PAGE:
Grace recently ran a campaign that looked at the decision makers involved in buying a product. The campaign was focused on finding ways to encourage those decision makers to engage more in the specification stages of product development so as to encourage greater use of the product. This campaign reached out across the company with extensive involvement from the marketing and sales divisions. The geographic distribution of sales staff made this a hard group to gather knowledge and insights from using other methods. On the other hand, their regular interactions with decision makers at all levels made their involvement in this process essential. The ‘Idea Garden’, as the firm’s idea-management environment is called, made this possible by providing a channel for stimulating and collecting that knowledge in a secure and efficient manner. Another campaign is currently looking at extending the range of the firm’s products by looking at how those products are being used in certain markets, and exploring the various modifications that could extend their use into new markets.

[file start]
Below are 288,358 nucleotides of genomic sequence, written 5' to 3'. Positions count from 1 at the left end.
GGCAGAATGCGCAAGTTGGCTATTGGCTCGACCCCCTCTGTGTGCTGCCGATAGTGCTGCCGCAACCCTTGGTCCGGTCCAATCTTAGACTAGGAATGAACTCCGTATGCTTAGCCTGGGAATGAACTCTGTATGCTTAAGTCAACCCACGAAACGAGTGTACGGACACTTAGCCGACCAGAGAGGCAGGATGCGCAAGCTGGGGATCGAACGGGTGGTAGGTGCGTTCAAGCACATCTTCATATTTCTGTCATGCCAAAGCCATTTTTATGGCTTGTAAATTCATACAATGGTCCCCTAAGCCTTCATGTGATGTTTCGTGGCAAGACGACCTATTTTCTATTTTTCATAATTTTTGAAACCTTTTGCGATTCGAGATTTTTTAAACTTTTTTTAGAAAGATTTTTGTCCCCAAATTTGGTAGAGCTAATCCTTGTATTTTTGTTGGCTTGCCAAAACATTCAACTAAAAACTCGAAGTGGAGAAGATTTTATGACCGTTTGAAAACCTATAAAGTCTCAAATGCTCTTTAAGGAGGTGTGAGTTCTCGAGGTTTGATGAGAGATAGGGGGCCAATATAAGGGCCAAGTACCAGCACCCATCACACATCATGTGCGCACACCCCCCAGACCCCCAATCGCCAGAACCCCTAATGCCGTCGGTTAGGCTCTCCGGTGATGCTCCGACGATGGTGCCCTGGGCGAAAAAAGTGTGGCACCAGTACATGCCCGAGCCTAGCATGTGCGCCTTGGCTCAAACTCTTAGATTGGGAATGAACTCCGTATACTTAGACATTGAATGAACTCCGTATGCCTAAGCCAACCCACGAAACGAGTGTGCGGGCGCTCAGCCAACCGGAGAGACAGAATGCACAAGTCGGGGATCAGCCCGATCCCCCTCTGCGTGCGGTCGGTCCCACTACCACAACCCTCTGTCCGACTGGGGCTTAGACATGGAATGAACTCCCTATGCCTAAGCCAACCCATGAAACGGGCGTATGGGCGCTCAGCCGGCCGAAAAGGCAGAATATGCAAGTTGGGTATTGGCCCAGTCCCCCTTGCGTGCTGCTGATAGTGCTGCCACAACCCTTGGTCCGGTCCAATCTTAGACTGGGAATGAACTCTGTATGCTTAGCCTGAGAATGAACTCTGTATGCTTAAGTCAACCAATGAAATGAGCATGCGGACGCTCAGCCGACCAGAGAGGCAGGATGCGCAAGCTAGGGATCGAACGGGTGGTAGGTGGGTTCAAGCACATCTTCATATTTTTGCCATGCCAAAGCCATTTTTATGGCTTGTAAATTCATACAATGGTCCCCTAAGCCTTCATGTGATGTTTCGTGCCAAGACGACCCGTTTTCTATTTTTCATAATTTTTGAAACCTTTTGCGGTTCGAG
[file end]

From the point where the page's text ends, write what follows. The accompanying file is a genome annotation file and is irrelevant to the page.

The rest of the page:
Grace has found that the type of ideas that are put forward depends to a large degree on the topic being addressed. Marketing challenges for example, tend to elicit very broad ideas, frequently in need of significant development. Product campaigns, on the other hand, usually prompt more detailed ideas that have already undergone a lot of thought and fleshing out prior to submission.
The company has also noticed that certain individuals have a high propensity to submit a large number of good ideas on almost any topic. The firm identified these people by analysing previous campaigns to see who the best contributors were. There seems to be no pattern as to where these people are located in the business: Grace has so far uncovered employees in R&D, production and various product groups who have all demonstrated a high level of participation. This group (which is being added to constantly as new candidates are found) is now invited to almost all of Grace’s idea campaigns. Participation in events by the group is entirely voluntary and without need of approval from participants’ managers in recognition that, in an innovation culture, permission to innovate shouldn’t be necessary.